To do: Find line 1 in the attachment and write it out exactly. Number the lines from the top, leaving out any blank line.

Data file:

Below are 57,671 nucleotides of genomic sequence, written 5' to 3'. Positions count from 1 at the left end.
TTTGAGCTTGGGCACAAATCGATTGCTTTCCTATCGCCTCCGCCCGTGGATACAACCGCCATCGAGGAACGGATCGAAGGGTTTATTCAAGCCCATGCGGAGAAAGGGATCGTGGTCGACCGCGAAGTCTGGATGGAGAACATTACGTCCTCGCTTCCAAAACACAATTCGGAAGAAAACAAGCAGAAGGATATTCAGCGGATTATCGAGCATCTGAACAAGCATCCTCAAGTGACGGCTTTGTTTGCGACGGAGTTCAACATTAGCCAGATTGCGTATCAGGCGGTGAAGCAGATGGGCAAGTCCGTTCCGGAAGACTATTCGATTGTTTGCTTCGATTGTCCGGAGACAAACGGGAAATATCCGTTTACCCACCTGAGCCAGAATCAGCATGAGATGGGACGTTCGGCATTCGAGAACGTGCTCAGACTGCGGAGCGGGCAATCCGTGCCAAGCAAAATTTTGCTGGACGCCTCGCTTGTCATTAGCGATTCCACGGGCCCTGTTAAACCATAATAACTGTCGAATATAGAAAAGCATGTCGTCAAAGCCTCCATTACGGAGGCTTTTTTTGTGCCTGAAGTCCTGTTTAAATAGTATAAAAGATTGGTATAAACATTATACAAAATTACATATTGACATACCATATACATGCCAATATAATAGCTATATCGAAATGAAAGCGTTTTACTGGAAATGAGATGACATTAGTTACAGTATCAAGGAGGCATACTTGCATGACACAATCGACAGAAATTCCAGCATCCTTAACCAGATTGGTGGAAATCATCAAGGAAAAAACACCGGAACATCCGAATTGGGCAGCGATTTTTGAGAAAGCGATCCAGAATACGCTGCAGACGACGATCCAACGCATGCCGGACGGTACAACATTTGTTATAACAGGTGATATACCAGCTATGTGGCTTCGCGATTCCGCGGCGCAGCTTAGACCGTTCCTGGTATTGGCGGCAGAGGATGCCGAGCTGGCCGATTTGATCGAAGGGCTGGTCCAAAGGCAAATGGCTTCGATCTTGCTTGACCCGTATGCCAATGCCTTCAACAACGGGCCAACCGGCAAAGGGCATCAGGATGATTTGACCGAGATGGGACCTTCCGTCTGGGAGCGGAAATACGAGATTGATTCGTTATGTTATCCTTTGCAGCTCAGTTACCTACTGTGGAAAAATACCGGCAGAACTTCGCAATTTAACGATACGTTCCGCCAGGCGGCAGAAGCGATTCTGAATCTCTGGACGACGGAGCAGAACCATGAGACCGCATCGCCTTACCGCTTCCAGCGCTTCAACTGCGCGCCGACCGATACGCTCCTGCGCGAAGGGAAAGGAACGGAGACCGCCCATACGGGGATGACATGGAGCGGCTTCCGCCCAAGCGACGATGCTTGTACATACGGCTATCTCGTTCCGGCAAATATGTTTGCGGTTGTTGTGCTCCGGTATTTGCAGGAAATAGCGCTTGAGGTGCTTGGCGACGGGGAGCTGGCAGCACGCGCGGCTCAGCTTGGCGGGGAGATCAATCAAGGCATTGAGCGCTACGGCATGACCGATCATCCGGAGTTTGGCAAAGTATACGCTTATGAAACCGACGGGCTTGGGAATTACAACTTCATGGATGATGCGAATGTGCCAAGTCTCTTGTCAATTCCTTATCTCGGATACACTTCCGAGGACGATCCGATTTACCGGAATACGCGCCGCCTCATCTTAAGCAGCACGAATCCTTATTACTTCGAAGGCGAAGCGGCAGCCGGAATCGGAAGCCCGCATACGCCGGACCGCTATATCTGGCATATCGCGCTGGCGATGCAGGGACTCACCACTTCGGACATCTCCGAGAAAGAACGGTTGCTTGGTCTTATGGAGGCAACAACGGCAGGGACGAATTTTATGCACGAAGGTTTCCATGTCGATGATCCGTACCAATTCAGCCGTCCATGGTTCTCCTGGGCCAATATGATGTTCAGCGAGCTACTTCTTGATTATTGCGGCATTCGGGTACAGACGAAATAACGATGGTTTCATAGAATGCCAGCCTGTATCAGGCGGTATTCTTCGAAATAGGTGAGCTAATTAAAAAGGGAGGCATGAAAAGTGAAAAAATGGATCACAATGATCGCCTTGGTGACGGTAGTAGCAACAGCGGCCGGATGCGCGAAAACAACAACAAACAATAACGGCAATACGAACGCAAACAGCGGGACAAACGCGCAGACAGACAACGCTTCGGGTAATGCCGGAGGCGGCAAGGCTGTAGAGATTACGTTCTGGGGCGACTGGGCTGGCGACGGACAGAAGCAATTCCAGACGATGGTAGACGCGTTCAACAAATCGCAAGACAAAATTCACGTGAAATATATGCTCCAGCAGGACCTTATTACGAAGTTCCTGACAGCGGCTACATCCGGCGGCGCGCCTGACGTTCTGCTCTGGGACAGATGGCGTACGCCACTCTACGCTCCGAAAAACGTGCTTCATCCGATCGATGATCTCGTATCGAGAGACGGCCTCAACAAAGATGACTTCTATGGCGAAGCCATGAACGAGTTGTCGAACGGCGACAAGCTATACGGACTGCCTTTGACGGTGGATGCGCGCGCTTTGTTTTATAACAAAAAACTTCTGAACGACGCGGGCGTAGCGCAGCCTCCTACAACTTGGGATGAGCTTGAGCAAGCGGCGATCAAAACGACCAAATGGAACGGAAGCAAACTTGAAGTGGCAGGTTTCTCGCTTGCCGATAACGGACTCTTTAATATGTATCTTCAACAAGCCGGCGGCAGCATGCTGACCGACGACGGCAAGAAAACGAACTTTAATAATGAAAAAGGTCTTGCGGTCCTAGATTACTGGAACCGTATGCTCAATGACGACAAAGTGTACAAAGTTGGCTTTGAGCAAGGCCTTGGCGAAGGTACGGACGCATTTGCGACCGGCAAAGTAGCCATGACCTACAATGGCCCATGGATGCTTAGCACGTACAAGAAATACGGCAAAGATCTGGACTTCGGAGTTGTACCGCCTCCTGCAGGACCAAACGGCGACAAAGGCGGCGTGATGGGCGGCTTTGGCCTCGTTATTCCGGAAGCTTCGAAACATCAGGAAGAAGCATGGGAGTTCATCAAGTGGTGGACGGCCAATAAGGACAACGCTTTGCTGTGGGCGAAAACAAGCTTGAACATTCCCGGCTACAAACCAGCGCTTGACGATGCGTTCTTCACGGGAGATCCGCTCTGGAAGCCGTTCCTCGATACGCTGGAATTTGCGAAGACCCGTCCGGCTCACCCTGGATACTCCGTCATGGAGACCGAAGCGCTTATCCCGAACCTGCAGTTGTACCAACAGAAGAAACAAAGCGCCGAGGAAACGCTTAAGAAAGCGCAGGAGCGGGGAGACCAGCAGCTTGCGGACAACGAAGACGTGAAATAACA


Below are 57,671 nucleotides of genomic sequence, written 5' to 3'. Positions count from 1 at the left end.